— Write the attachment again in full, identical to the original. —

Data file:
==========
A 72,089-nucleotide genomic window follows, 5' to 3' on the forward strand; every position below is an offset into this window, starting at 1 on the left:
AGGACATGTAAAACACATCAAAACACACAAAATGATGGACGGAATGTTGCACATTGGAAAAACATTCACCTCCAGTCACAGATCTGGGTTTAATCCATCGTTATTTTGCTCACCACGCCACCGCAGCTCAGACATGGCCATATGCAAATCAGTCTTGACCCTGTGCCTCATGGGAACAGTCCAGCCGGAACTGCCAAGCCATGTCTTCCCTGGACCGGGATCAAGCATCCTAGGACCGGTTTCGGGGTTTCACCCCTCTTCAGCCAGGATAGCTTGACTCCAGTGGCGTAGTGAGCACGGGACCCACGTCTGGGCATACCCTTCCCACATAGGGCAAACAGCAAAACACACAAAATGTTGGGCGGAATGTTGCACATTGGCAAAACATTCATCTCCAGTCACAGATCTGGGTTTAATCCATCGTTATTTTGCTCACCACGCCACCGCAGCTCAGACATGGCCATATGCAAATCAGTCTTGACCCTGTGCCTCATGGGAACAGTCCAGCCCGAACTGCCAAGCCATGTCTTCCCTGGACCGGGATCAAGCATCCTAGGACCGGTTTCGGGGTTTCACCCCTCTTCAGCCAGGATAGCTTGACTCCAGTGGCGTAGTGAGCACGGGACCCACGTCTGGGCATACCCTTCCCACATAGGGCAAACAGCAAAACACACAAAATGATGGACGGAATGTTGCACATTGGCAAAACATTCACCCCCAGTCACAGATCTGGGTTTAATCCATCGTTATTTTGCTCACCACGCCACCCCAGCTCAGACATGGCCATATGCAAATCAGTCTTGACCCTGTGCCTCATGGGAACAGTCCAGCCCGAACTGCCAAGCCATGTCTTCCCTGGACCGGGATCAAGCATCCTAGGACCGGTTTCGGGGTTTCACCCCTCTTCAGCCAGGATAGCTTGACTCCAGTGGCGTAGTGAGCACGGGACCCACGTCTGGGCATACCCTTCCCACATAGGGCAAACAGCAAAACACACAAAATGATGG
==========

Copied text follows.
A 72,089-nucleotide genomic window follows, 5' to 3' on the forward strand; every position below is an offset into this window, starting at 1 on the left:
AGGACATGTAAAACACATCAAAACACACAAAATGATGGACGGAATGTTGCACATTGGAAAAACATTCACCTCCAGTCACAGATCTGGGTTTAATCCATCGTTATTTTGCTCACCACGCCACCGCAGCTCAGACATGGCCATATGCAAATCAGTCTTGACCCTGTGCCTCATGGGAACAGTCCAGCCGGAACTGCCAAGCCATGTCTTCCCTGGACCGGGATCAAGCATCCTAGGACCGGTTTCGGGGTTTCACCCCTCTTCAGCCAGGATAGCTTGACTCCAGTGGCGTAGTGAGCACGGGACCCACGTCTGGGCATACCCTTCCCACATAGGGCAAACAGCAAAACACACAAAATGTTGGGCGGAATGTTGCACATTGGCAAAACATTCATCTCCAGTCACAGATCTGGGTTTAATCCATCGTTATTTTGCTCACCACGCCACCGCAGCTCAGACATGGCCATATGCAAATCAGTCTTGACCCTGTGCCTCATGGGAACAGTCCAGCCCGAACTGCCAAGCCATGTCTTCCCTGGACCGGGATCAAGCATCCTAGGACCGGTTTCGGGGTTTCACCCCTCTTCAGCCAGGATAGCTTGACTCCAGTGGCGTAGTGAGCACGGGACCCACGTCTGGGCATACCCTTCCCACATAGGGCAAACAGCAAAACACACAAAATGATGGACGGAATGTTGCACATTGGCAAAACATTCACCCCCAGTCACAGATCTGGGTTTAATCCATCGTTATTTTGCTCACCACGCCACCCCAGCTCAGACATGGCCATATGCAAATCAGTCTTGACCCTGTGCCTCATGGGAACAGTCCAGCCCGAACTGCCAAGCCATGTCTTCCCTGGACCGGGATCAAGCATCCTAGGACCGGTTTCGGGGTTTCACCCCTCTTCAGCCAGGATAGCTTGACTCCAGTGGCGTAGTGAGCACGGGACCCACGTCTGGGCATACCCTTCCCACATAGGGCAAACAGCAAAACACACAAAATGATGG